PopCrunch was effectively getting the traffic of a Digg without Digg. And as you probably know, “the Digg effect” is the affectionate term that Digg users have for the phenomenon of seeing a server crash simply in virtue of landing on the front page of Digg.

HART (1-800-HART) | February 3, 2007

That’s informative and good to know. Except a few of my larger sites (that will survive the loads) most of my other sites on my reseller account were created with just 0.5G bandwidth per month. I’ve figured, I’d just manually reallocate if I got caught from the spare or from others .. but, never thought of the actual request per second issue. We all should know that type of stuff about our servers.

Ryan | February 3, 2007

If you need lots of cheap bandwidth (250GB/month for $6.95), I’d recommend using Colorteck. I’ve used them in the past and have had good success (much better than Dreamhost). Plus it’s hard to use all the bandwidth they provide.


HART (1-800-HART) | February 3, 2007

That’s not bad. Unfortunately, my reseller account has 200-G bandwidth combined limit for all my stuff. But, for starting out it’s great to be able to create almost unlimited accounts when you feel the urge. When I run into the bandwidth problem .. I’ll be moving over to Globat.com on a dedicated server (1000-G for $6.95). But, will still bookmark Colorteck :)

Lara | February 5, 2007

Haha, I had this problem when I ran a little graphic “dolls” website back when I was 12. [Talk about young entrepreneur ;) ] I simply couldn’t afford a dedicated server, so even after paying $30/month my site would go down for a month or my parents would kill me with those extra bandwidth fees.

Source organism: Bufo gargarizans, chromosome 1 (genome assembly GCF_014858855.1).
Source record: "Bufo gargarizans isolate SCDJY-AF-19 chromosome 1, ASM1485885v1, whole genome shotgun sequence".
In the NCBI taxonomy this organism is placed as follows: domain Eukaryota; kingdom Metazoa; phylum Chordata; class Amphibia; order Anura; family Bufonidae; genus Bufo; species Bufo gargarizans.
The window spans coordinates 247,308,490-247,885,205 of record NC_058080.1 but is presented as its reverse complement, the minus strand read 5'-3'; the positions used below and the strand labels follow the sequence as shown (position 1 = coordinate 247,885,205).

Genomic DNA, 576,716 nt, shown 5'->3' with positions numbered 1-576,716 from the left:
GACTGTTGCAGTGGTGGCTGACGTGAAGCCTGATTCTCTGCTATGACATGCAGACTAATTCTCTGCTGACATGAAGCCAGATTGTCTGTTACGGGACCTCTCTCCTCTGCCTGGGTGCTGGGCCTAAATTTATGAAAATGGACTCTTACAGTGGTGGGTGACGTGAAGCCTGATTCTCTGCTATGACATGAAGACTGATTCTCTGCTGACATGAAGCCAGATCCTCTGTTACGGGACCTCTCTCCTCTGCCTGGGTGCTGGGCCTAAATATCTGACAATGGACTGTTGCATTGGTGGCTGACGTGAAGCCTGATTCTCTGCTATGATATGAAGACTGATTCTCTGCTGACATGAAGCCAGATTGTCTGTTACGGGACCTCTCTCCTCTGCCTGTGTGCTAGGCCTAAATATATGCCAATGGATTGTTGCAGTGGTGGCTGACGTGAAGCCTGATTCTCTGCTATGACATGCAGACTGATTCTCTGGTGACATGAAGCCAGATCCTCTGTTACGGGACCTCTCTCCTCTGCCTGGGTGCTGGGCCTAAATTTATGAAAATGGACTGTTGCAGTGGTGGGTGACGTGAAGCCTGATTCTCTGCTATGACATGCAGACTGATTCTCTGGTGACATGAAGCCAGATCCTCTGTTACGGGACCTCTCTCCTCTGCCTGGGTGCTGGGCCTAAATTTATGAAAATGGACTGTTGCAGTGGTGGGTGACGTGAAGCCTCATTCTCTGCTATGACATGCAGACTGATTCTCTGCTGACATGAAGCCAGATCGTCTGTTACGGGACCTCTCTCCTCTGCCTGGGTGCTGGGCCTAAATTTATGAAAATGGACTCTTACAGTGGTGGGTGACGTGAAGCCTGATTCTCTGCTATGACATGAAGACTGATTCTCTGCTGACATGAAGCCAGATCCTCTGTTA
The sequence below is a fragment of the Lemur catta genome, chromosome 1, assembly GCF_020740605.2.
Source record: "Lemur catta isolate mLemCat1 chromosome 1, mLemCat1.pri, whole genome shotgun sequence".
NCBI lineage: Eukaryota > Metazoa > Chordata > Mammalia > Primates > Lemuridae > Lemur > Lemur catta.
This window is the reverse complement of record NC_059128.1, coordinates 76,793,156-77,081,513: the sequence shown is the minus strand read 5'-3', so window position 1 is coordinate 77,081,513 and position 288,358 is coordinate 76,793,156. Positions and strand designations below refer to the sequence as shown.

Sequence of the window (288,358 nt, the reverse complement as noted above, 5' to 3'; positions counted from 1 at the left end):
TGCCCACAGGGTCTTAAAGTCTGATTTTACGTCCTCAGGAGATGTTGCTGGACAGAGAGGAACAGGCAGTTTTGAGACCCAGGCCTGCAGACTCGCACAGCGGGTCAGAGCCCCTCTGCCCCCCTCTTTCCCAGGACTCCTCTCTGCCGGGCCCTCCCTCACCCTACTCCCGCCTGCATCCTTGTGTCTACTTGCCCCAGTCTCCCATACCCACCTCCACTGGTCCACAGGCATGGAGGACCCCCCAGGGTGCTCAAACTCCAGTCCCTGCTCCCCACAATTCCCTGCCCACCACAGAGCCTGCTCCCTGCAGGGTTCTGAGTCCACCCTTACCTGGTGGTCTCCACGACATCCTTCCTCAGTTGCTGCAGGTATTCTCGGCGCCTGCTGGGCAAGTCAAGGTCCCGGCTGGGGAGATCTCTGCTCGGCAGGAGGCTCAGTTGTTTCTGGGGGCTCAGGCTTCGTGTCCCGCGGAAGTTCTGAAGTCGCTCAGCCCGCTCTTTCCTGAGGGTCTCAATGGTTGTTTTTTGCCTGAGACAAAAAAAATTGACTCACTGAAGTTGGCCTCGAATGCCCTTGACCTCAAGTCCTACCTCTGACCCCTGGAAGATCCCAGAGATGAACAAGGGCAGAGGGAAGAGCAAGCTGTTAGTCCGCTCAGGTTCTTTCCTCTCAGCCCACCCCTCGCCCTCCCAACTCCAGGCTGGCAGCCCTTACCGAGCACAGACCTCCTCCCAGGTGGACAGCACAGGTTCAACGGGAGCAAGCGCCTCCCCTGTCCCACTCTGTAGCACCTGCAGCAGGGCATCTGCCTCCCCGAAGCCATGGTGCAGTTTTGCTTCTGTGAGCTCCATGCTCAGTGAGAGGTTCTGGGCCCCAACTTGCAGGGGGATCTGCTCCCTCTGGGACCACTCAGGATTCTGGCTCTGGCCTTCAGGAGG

Sadly… I don’t have that problem anymore. Haha, but keep up the good work! I’m a sucker for celeb blogs.

Tim Linden | February 13, 2007

I’ve been hearing reports that there was tons of downtime. Any input?

Ryan | February 13, 2007

Downtime with what? Mosso? I haven’t noticed any downtime.

On the other hand, if you mean that there was lots of downtime when PopCrunch initially blew up, then the answer is an emphatic yes.

S-W | February 14, 2007

Wow, kudos for you.

I have also moved to Mosso, and I’m getting my ready to launch. However, the Cron Job issue is a bit of a headache as Tim says.

My main motivations for going with Mosso is what you’ve said Ryan, to have a host that can handle spikes in the load without a major crash.

Question for you Ryan, if I may: with 20,000 uniques (20+ requests per second), did you have any problems with Mosso’s database?

Your sites are blogs, so I would think that the database load is more critical unless your pages are mostly cached instead of generated on each page request.

When more vistors post comments, do you see the DB could be a bigger issue in the future?

Anyway, great work and thanks for sharing– I have a new celebrity blog to add to my list :-)

Ryan | February 14, 2007

Honestly, I don’t know how they handle database load, nor how databases are stored across their cluster, but I do know that after moving to the Mosso server the site became stable even as traffic continued to climb. I’ve always been under the impression that database load issues piggyback on top of server resources (memory + CPU). So the various processes such as httpd, mysqld, clamd etc. all have the capacity to overwhelm server load.

BTW, traffic and income at PopCrunch have fallen off a bit (largely because the Paris Exposed story has fallen off a bit), but I’m still glad we made the move, as I fully expect for the site to continue to grow.

S-W | February 14, 2007

I suspect their database servers a separate set of clusters. However, I don’t think anyone knows if they can expand that cluster as easily as their web servers.

The other concern I had with most shared hosts (clustered or not) is that too much load would simply get you cut off.